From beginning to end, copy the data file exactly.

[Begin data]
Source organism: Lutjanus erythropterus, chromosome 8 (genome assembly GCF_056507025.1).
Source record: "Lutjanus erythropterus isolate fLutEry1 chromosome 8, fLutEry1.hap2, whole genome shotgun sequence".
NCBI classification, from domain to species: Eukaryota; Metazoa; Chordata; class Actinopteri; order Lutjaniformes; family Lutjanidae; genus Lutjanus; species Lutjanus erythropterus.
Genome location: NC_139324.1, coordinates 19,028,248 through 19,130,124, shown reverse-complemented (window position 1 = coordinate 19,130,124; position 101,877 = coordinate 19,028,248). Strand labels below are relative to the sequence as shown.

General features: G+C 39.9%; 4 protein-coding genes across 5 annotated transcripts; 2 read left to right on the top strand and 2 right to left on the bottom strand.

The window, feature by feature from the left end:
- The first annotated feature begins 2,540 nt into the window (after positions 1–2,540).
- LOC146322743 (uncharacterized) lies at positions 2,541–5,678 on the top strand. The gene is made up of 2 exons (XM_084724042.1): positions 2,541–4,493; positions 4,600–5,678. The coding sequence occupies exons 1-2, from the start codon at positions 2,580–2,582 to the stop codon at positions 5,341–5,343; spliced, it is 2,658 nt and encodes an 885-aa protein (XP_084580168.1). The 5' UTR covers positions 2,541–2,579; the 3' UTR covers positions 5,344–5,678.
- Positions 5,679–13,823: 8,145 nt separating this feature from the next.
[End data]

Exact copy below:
Source organism: Lutjanus erythropterus, chromosome 8 (genome assembly GCF_056507025.1).
Source record: "Lutjanus erythropterus isolate fLutEry1 chromosome 8, fLutEry1.hap2, whole genome shotgun sequence".
NCBI classification, from domain to species: Eukaryota; Metazoa; Chordata; class Actinopteri; order Lutjaniformes; family Lutjanidae; genus Lutjanus; species Lutjanus erythropterus.
Genome location: NC_139324.1, coordinates 19,028,248 through 19,130,124, shown reverse-complemented (window position 1 = coordinate 19,130,124; position 101,877 = coordinate 19,028,248). Strand labels below are relative to the sequence as shown.

General features: G+C 39.9%; 4 protein-coding genes across 5 annotated transcripts; 2 read left to right on the top strand and 2 right to left on the bottom strand.

The window, feature by feature from the left end:
- The first annotated feature begins 2,540 nt into the window (after positions 1–2,540).
- LOC146322743 (uncharacterized) lies at positions 2,541–5,678 on the top strand. The gene is made up of 2 exons (XM_084724042.1): positions 2,541–4,493; positions 4,600–5,678. The coding sequence occupies exons 1-2, from the start codon at positions 2,580–2,582 to the stop codon at positions 5,341–5,343; spliced, it is 2,658 nt and encodes an 885-aa protein (XP_084580168.1). The 5' UTR covers positions 2,541–2,579; the 3' UTR covers positions 5,344–5,678.
- Positions 5,679–13,823: 8,145 nt separating this feature from the next.